Furthermore, the Harrier II is powered by the Rolls-Royce Pegasus F402-RR-408 thrust-vectoring turbofan, producing 23,500 lbs. of thrust, making it both more powerful and reliable than the original Pegasus powerplant. It is a subsonic aircraft, with an airspeed of less than Mach 1 (673 mph.) and has a combat radius of only 300 nautical miles. The limitation in range, however, is mitigated by V/STOL, which permits the Harrier to be deployed far forward without relying exclusively on air bases or carriers like other fixed-wing aircraft. Much like helicopters, it can instead utilize Forward Area Refueling/Rearming Points (FARPs).

The Harrier has earned the reputation of being a “widow-maker,” owing to the eyebrow-raising number of losses and fatalities incurred in both American and foreign service. A sizable percentage of these losses happened during take-off and landing, suggesting the Harrier’s V/STOL capability posed unique risks not present in conventional aircraft. But as Lon Nordeen, author of three books on the AV-8B, points out, airplanes like the A-4 Skyhawk and A-7 Corsair suffered even higher mishap rates, implying there was not anything inherently problematic with the Harrier. It also goes without saying take-off and landing are generally the most dangerous phases of flight for any aircraft, regardless of design. Still, the Harrier was statistically one of the most dangerous aircraft to fly in the military during its time in service.

The AV-8B made its combat debut in the 1991 Gulf War. Harriers were aboard the amphibious assault ships USS Tarawa and Nassau and airfields ashore. It was intended to play a backup role but was forced into the fight when it responded to an urgent call for CAS on the first day of the war. From then on, the five deployed AV-8B squadrons were at the forefront of the Coalition air war, due to both the competency of Marine pilots and the tactical flexibility V/STOL offered. It was not a bloodless conflict for the Harriers, however as five AV-8Bs were lost and two pilots killed. Still, it proved so useful that General H. Norman Schwarzkopf considered it one of the most important weapons of the war.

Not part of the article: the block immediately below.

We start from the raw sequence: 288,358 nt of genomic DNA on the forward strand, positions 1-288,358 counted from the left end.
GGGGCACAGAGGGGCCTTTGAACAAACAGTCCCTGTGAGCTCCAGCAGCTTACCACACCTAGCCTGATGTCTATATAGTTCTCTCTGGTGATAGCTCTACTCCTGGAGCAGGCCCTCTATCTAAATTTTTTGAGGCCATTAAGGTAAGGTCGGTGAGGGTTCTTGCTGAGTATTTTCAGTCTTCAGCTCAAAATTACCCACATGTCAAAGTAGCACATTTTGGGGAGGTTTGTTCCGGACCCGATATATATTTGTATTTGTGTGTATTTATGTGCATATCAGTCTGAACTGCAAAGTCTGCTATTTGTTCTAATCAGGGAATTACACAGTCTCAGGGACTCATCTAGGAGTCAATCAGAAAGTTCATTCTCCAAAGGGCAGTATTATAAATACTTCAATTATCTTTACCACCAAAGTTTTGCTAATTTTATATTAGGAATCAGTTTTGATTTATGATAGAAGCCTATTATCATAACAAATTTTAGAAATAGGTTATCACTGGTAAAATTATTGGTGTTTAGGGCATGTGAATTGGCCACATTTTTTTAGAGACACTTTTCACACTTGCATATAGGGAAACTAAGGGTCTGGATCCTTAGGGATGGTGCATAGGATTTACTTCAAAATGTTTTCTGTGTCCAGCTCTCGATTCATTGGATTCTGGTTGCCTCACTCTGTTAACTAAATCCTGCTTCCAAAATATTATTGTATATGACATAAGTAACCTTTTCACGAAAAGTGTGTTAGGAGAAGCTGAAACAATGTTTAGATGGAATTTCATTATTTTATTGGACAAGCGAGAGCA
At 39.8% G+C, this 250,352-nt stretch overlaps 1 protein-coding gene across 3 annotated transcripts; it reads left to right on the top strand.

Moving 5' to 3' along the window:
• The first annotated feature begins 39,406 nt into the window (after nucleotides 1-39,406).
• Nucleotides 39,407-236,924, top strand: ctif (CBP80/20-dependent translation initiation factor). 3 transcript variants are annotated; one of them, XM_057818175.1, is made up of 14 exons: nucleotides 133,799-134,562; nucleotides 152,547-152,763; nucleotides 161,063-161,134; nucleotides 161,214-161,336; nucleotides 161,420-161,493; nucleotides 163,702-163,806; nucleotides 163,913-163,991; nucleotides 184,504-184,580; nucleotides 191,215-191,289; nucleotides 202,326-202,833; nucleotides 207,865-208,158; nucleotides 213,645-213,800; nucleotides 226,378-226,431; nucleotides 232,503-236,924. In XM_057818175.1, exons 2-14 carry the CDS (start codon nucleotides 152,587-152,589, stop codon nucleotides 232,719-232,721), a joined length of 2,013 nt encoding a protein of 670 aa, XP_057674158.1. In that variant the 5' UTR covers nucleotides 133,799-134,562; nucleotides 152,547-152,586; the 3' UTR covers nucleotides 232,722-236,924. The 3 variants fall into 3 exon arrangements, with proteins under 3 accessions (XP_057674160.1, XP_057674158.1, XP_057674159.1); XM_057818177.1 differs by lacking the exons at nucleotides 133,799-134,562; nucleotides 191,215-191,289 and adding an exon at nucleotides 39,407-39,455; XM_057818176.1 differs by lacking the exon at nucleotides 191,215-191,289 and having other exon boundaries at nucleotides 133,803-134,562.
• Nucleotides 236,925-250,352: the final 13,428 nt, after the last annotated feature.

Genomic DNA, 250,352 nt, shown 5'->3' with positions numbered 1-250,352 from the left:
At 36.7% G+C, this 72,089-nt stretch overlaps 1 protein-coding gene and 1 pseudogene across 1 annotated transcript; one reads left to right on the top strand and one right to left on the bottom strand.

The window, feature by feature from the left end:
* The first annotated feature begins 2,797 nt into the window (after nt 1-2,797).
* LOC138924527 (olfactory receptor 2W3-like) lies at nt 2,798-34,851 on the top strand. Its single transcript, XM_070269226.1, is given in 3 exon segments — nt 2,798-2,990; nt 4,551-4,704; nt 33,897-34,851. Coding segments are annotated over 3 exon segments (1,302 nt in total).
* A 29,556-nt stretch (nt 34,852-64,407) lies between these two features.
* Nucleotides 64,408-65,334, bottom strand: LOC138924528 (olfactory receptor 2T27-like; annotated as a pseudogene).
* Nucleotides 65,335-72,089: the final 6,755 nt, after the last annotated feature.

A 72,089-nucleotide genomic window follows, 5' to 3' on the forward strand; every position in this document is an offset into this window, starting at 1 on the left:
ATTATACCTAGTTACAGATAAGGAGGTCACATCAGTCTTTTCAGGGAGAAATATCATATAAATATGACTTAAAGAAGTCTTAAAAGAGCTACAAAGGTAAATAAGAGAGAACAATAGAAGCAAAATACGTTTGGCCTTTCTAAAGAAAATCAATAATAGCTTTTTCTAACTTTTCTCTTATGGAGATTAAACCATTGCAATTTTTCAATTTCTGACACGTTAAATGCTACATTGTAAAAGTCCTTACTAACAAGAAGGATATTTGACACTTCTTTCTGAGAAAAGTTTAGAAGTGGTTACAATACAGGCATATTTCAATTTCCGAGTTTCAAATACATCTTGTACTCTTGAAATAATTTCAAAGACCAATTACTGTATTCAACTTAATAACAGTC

Of course, America's conflict with Iraq never ended, and Harriers would take part in patrolling the southern no-fly zone during the 1990s into the early-2000s. During that same timeframe, AV-8Bs participated in humanitarian and peace-keeping operations in Somalia, Liberia, Rwanda, the Central African Republic, Albania, Zaire, and Sierra Leone, flying air cover and armed reconnaissance sorties. It next saw combat over Kosovo in 1999, operating from amphibious assault ships as part of a Marine Expeditionary Unit (MEU). The Harrier offered deployed MEUs an immediate, integrated source of fixed-wing air power otherwise unavailable due to lack of access to land bases or the unavailability of an aircraft carrier.